Orange introduces an inflation clause to new contracts. Bills may increase if the price increase is correspondingly large. However, customers have a wicket and can resign from the contract if the terms and conditions do not suit them.
Earlier today, the GUS confirmed that inflation in July amounted to 15.5 percent. Rising energy costs play a large part in this. It was also felt by Orange , whose electricity expenditure increased by 70%. – provide wirtualnemedia.pl. Customers will also have to bear some of these costs.
Orange Polska introduces an inflation clause
The company announced that such a provision will appear in all categories of services offered by the operator (voice, Internet, Orange Love package). The clause is to be introduced both in new contracts and in customers who extend them . It will cover individual, SoHo (small business) and business customers.
It is a standard practice on the wholesale market, also present on the retail market with some operators in Poland. We have decided to introduce provisions on the possibility of changing price lists as a result of changes in the inflationary environment in order to regulate this issue so that it is clear to customers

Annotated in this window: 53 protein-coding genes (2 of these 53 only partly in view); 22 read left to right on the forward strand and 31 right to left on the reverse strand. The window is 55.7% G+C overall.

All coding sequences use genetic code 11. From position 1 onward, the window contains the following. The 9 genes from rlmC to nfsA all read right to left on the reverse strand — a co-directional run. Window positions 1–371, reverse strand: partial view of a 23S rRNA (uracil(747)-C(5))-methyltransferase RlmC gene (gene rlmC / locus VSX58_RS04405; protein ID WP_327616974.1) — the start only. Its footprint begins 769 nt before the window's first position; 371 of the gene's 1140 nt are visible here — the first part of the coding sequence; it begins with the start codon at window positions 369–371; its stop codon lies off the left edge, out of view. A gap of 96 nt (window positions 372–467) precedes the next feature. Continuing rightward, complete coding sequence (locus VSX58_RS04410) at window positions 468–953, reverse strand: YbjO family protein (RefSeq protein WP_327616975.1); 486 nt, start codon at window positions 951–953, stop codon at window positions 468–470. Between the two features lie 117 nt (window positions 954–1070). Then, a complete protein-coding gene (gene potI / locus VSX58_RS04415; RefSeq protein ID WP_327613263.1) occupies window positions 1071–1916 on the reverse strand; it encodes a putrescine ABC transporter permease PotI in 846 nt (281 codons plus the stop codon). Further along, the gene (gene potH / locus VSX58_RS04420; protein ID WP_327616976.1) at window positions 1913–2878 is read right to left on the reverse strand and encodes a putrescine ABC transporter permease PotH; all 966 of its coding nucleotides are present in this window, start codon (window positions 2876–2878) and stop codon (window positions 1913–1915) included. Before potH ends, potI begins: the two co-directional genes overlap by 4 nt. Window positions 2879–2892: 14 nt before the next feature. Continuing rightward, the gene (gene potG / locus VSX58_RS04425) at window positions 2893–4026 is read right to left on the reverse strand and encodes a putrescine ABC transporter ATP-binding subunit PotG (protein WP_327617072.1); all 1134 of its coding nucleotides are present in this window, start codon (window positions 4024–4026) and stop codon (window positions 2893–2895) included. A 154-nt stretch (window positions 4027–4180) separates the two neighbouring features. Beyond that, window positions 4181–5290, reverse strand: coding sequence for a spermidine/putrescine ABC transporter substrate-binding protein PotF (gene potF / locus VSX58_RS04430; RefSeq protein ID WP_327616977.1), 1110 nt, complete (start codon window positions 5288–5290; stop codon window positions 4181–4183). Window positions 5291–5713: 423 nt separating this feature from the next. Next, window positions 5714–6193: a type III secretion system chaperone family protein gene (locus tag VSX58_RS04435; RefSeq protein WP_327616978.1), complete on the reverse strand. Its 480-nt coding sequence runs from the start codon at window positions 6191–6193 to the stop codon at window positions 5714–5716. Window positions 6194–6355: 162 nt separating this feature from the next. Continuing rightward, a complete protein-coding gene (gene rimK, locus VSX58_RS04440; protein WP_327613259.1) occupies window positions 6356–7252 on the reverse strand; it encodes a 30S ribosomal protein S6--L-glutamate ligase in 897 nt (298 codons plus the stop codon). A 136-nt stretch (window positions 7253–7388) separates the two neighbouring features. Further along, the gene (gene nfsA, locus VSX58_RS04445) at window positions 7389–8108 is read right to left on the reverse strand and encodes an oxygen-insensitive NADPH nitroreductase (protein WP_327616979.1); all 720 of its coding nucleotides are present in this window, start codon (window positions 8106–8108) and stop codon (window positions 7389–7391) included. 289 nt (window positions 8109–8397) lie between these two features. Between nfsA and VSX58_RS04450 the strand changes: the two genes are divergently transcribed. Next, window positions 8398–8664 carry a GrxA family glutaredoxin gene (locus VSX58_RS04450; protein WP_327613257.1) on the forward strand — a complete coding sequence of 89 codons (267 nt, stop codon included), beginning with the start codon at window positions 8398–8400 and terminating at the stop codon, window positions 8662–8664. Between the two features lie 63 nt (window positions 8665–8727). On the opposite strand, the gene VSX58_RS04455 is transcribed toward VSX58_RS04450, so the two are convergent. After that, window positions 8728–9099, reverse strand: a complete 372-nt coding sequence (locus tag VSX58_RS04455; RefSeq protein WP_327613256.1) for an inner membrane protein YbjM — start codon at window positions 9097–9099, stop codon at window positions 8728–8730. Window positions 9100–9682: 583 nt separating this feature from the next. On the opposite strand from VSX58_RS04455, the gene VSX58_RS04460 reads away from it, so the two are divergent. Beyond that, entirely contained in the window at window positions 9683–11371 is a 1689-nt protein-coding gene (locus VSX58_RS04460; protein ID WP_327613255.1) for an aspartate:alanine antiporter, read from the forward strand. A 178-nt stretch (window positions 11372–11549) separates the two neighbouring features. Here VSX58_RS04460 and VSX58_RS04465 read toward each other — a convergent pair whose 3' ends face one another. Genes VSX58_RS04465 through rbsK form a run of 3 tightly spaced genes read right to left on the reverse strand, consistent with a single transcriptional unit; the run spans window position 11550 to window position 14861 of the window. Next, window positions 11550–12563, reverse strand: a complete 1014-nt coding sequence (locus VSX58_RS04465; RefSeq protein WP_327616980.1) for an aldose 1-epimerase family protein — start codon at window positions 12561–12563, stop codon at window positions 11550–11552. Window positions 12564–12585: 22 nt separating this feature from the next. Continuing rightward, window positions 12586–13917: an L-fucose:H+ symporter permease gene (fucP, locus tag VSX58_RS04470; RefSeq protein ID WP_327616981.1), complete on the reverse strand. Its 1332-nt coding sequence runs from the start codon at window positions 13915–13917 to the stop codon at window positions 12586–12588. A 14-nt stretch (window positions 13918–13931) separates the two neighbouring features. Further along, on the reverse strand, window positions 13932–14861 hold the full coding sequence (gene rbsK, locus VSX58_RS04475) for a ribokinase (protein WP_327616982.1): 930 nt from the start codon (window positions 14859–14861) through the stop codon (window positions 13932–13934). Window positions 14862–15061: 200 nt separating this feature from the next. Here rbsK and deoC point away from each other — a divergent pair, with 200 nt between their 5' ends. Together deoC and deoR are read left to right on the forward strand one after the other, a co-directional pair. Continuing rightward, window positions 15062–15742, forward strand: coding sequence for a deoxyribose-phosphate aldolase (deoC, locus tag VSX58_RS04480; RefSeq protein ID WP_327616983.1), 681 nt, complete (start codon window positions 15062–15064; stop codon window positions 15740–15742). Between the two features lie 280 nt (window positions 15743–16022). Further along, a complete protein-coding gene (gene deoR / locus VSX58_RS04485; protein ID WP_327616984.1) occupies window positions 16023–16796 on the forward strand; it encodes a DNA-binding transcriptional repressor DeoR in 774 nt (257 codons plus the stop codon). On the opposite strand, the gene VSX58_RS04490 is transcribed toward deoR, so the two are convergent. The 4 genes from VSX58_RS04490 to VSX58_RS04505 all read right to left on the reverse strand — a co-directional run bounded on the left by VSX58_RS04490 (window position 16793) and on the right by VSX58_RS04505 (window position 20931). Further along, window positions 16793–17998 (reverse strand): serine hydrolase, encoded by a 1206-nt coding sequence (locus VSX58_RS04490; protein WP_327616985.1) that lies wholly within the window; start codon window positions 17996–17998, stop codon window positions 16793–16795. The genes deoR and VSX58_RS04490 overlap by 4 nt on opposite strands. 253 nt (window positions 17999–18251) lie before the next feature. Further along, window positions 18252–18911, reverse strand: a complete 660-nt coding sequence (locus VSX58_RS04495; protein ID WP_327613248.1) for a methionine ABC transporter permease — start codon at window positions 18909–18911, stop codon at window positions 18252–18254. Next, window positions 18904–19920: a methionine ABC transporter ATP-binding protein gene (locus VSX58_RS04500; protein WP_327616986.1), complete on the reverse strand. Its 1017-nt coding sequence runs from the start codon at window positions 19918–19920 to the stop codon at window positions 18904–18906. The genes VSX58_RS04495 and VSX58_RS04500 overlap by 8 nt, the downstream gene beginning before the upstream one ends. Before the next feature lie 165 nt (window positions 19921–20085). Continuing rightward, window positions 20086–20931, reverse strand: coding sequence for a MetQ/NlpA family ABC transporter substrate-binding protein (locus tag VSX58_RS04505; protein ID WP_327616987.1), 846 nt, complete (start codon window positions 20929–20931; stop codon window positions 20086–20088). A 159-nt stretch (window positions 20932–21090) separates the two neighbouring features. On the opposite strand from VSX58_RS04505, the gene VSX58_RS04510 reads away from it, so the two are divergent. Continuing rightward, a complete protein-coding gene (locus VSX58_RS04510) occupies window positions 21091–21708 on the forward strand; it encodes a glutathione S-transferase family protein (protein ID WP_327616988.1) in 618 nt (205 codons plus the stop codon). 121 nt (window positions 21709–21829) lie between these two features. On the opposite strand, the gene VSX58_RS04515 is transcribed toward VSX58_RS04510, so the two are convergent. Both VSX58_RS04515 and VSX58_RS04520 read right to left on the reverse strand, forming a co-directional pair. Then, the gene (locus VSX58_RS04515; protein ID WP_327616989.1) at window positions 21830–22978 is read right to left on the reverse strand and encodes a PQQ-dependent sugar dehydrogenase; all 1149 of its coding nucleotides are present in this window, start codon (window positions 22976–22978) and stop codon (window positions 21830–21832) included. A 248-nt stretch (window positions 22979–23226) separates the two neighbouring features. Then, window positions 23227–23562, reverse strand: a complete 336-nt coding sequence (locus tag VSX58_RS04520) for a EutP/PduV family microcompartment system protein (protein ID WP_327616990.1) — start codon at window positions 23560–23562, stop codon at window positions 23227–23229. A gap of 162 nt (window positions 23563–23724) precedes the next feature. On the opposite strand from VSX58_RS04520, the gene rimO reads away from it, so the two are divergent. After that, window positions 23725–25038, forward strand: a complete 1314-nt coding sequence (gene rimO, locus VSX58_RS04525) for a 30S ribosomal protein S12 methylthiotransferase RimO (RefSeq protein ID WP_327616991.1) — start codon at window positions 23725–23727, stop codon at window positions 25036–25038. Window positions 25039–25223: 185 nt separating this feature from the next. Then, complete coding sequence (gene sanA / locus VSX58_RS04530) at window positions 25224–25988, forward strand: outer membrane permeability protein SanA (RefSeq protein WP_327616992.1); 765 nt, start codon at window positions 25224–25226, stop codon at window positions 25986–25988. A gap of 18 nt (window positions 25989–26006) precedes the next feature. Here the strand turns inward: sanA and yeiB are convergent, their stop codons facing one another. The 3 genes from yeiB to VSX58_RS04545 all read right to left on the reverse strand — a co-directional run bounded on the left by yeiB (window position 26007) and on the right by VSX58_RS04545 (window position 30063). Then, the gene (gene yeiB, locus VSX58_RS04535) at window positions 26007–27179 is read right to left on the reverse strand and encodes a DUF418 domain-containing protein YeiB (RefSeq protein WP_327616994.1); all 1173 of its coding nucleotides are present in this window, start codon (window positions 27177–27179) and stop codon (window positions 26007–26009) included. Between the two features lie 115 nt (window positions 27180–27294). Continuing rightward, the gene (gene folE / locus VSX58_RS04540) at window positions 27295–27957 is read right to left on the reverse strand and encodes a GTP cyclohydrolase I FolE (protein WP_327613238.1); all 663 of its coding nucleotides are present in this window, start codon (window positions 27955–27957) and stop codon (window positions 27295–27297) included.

– claims Orange Polska spokesman Wojciech Jabczyński in an interview with Wirtualnemedia.pl.
Such an increase will be possible if the average annual inflation rate in the previous calendar year exceeds 3.5 percent. Such data is released by the Central Statistical Office in February, so the first inflationary increases in Orange subscription will appear in a few months at the earliest.
There is a gateway for Orange customers
Orange emphasises that the change will not be automatic. When the inflation clause is triggered, the company will inform customers of the price increase 30 days in advance. If the offer does not suit someone, they will be able to terminate it without incurring any costs.
Orange emphasises that these practices comply with applicable regulations. This is important because the Office of Competition and Consumer Protection has already punished operators for increasing fees during the term of the contract. The problem, however, concerned the procedure of introducing higher prices, and not the mere change of the offer.